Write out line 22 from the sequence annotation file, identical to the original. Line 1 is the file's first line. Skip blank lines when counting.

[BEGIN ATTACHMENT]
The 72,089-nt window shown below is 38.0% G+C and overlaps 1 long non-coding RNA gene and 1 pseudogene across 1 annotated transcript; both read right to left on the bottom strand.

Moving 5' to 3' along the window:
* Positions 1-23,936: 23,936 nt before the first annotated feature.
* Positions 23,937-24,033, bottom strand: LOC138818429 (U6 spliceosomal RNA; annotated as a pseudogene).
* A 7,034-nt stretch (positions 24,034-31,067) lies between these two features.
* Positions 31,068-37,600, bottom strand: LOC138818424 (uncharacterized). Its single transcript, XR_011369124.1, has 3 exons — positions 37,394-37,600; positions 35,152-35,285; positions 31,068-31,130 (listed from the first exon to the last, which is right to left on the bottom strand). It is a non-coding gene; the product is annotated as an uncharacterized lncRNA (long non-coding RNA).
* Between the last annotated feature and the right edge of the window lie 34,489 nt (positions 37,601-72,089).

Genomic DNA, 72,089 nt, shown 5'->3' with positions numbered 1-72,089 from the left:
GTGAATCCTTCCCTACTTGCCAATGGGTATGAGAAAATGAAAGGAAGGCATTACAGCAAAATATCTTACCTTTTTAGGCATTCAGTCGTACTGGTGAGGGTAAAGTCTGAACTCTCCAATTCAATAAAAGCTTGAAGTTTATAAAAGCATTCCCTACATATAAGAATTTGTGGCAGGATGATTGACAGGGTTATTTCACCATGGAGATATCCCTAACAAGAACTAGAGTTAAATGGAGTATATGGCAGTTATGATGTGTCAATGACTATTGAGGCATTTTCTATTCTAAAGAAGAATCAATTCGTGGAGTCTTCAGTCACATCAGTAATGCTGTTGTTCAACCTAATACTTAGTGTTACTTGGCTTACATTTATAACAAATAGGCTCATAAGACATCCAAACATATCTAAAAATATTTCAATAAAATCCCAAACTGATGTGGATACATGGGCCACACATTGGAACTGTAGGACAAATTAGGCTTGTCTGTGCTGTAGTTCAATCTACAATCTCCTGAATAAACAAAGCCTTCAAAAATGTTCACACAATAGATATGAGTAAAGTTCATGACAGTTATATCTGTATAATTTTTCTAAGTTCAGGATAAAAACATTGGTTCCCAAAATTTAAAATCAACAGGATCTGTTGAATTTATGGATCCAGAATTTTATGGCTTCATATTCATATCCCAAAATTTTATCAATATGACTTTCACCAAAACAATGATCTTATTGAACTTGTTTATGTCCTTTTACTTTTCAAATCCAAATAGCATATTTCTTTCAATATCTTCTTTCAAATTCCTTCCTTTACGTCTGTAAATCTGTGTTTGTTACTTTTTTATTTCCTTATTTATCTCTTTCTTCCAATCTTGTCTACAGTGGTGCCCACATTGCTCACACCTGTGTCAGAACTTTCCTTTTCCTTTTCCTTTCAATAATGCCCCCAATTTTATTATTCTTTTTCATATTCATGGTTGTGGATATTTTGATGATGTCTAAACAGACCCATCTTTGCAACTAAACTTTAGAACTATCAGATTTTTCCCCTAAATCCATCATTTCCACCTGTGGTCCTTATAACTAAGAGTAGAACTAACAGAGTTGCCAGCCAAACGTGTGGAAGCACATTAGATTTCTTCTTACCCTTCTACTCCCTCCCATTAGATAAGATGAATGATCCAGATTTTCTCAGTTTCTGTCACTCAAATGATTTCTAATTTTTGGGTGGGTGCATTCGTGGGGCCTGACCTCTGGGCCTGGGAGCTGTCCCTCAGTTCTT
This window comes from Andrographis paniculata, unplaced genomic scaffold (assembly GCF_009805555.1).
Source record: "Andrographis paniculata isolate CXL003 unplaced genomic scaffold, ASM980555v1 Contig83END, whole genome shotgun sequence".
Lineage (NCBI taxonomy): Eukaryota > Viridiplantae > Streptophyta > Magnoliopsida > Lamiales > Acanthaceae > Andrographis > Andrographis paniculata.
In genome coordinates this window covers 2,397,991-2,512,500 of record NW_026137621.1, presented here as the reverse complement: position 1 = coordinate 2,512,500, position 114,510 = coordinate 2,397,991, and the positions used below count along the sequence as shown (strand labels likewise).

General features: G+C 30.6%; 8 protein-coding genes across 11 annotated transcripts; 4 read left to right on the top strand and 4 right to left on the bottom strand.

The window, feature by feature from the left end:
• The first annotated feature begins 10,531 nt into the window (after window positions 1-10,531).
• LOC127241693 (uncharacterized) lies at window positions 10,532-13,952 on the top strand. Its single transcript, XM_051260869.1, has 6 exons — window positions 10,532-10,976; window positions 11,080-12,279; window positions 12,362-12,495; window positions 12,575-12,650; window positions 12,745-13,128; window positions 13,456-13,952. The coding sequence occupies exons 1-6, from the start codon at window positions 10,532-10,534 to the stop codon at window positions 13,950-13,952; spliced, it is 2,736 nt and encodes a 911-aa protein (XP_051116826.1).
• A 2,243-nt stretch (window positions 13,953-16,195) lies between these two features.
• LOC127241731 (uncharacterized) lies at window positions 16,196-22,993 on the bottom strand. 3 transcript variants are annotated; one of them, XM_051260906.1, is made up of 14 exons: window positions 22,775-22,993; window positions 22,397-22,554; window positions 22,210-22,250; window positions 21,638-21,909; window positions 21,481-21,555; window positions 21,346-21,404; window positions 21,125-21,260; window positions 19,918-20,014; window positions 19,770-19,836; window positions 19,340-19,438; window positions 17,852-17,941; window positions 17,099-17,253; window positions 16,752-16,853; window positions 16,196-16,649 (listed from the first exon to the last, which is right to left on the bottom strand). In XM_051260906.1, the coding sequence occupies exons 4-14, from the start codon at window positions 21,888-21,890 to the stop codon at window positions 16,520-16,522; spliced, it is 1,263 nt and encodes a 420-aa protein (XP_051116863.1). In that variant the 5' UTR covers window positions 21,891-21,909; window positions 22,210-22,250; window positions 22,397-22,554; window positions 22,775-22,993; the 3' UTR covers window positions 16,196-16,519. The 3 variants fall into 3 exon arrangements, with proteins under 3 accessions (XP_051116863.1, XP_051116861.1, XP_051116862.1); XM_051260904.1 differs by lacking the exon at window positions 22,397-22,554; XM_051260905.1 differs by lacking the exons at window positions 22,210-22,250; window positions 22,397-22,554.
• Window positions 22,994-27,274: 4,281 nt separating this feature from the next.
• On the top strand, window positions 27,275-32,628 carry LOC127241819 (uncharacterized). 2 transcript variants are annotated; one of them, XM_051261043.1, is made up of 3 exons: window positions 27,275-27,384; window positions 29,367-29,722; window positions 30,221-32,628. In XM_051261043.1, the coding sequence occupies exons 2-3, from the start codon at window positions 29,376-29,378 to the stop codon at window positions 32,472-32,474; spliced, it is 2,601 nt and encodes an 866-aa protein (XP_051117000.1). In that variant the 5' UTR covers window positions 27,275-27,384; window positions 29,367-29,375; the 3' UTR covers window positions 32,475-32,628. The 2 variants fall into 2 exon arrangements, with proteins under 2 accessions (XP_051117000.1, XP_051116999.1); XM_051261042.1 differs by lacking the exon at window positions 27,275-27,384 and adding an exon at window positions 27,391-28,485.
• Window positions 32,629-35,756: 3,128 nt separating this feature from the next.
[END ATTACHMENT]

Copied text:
• Window positions 32,629-35,756: 3,128 nt separating this feature from the next.